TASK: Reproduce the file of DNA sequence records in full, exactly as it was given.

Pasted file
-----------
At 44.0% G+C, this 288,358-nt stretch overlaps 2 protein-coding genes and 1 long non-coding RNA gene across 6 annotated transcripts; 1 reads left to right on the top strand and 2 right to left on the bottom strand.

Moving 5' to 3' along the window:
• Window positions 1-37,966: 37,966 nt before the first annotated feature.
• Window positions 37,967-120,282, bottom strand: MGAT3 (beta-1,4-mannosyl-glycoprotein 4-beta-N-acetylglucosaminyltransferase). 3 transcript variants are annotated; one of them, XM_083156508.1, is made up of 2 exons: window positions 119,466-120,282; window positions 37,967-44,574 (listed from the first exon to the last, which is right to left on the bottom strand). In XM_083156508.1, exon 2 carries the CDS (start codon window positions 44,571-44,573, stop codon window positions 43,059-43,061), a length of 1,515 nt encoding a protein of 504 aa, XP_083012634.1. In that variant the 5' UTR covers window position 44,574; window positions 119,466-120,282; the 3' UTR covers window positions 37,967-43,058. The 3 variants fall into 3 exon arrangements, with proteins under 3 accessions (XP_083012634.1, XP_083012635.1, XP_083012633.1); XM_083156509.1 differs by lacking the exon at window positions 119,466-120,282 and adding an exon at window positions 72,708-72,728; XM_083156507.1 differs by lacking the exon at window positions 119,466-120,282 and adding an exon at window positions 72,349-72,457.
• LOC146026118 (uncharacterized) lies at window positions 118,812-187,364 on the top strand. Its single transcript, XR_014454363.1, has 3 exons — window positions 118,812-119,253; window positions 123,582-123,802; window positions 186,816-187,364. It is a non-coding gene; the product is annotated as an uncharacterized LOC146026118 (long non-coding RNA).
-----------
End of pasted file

At 44.0% G+C, this 288,358-nt stretch overlaps 2 protein-coding genes and 1 long non-coding RNA gene across 6 annotated transcripts; 1 reads left to right on the top strand and 2 right to left on the bottom strand.

Moving 5' to 3' along the window:
• Window positions 1-37,966: 37,966 nt before the first annotated feature.
• Window positions 37,967-120,282, bottom strand: MGAT3 (beta-1,4-mannosyl-glycoprotein 4-beta-N-acetylglucosaminyltransferase). 3 transcript variants are annotated; one of them, XM_083156508.1, is made up of 2 exons: window positions 119,466-120,282; window positions 37,967-44,574 (listed from the first exon to the last, which is right to left on the bottom strand). In XM_083156508.1, exon 2 carries the CDS (start codon window positions 44,571-44,573, stop codon window positions 43,059-43,061), a length of 1,515 nt encoding a protein of 504 aa, XP_083012634.1. In that variant the 5' UTR covers window position 44,574; window positions 119,466-120,282; the 3' UTR covers window positions 37,967-43,058. The 3 variants fall into 3 exon arrangements, with proteins under 3 accessions (XP_083012634.1, XP_083012635.1, XP_083012633.1); XM_083156509.1 differs by lacking the exon at window positions 119,466-120,282 and adding an exon at window positions 72,708-72,728; XM_083156507.1 differs by lacking the exon at window positions 119,466-120,282 and adding an exon at window positions 72,349-72,457.
• LOC146026118 (uncharacterized) lies at window positions 118,812-187,364 on the top strand. Its single transcript, XR_014454363.1, has 3 exons — window positions 118,812-119,253; window positions 123,582-123,802; window positions 186,816-187,364. It is a non-coding gene; the product is annotated as an uncharacterized LOC146026118 (long non-coding RNA).